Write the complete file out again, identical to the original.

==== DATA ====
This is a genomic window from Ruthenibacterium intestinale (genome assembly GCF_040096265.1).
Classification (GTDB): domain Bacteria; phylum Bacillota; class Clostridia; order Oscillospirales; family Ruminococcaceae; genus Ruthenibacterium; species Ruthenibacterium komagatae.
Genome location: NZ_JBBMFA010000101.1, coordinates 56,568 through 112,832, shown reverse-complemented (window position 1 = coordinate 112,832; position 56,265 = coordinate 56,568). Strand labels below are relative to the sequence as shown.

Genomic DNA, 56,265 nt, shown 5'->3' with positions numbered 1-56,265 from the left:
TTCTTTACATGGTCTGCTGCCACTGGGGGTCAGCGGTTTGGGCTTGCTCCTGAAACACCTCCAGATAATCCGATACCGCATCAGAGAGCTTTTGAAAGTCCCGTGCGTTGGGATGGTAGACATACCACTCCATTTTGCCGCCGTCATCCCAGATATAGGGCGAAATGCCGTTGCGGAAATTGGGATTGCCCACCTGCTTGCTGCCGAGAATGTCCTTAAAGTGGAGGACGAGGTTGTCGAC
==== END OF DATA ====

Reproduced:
This is a genomic window from Ruthenibacterium intestinale (genome assembly GCF_040096265.1).
Classification (GTDB): domain Bacteria; phylum Bacillota; class Clostridia; order Oscillospirales; family Ruminococcaceae; genus Ruthenibacterium; species Ruthenibacterium komagatae.
Genome location: NZ_JBBMFA010000101.1, coordinates 56,568 through 112,832, shown reverse-complemented (window position 1 = coordinate 112,832; position 56,265 = coordinate 56,568). Strand labels below are relative to the sequence as shown.

Genomic DNA, 56,265 nt, shown 5'->3' with positions numbered 1-56,265 from the left:
TTCTTTACATGGTCTGCTGCCACTGGGGGTCAGCGGTTTGGGCTTGCTCCTGAAACACCTCCAGATAATCCGATACCGCATCAGAGAGCTTTTGAAAGTCCCGTGCGTTGGGATGGTAGACATACCACTCCATTTTGCCGCCGTCATCCCAGATATAGGGCGAAATGCCGTTGCGGAAATTGGGATTGCCCACCTGCTTGCTGCCGAGAATGTCCTTAAAGTGGAGGACGAGGTTGTCGAC